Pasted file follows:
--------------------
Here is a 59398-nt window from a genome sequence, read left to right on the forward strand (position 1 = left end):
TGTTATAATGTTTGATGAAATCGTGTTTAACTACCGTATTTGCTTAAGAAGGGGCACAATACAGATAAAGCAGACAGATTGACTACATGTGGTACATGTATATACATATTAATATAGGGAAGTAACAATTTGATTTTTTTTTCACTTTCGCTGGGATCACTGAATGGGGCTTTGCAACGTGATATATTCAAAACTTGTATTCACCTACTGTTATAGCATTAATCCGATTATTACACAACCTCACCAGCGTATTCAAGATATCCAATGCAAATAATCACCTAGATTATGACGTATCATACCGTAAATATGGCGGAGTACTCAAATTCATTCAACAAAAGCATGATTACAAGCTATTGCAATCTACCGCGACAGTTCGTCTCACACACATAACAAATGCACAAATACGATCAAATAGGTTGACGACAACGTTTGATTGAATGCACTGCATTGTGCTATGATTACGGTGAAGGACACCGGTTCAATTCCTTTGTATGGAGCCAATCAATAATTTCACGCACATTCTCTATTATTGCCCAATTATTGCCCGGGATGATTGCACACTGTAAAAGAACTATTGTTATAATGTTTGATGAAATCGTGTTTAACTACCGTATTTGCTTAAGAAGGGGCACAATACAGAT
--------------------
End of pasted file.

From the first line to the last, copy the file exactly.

Here is a 59398-nt window from a genome sequence, read left to right on the forward strand (position 1 = left end):
TGTTATAATGTTTGATGAAATCGTGTTTAACTACCGTATTTGCTTAAGAAGGGGCACAATACAGATAAAGCAGACAGATTGACTACATGTGGTACATGTATATACATATTAATATAGGGAAGTAACAATTTGATTTTTTTTTCACTTTCGCTGGGATCACTGAATGGGGCTTTGCAACGTGATATATTCAAAACTTGTATTCACCTACTGTTATAGCATTAATCCGATTATTACACAACCTCACCAGCGTATTCAAGATATCCAATGCAAATAATCACCTAGATTATGACGTATCATACCGTAAATATGGCGGAGTACTCAAATTCATTCAACAAAAGCATGATTACAAGCTATTGCAATCTACCGCGACAGTTCGTCTCACACACATAACAAATGCACAAATACGATCAAATAGGTTGACGACAACGTTTGATTGAATGCACTGCATTGTGCTATGATTACGGTGAAGGACACCGGTTCAATTCCTTTGTATGGAGCCAATCAATAATTTCACGCACATTCTCTATTATTGCCCAATTATTGCCCGGGATGATTGCACACTGTAAAAGAACTATTGTTATAATGTTTGATGAAATCGTGTTTAACTACCGTATTTGCTTAAGAAGGGGCACAATACAGAT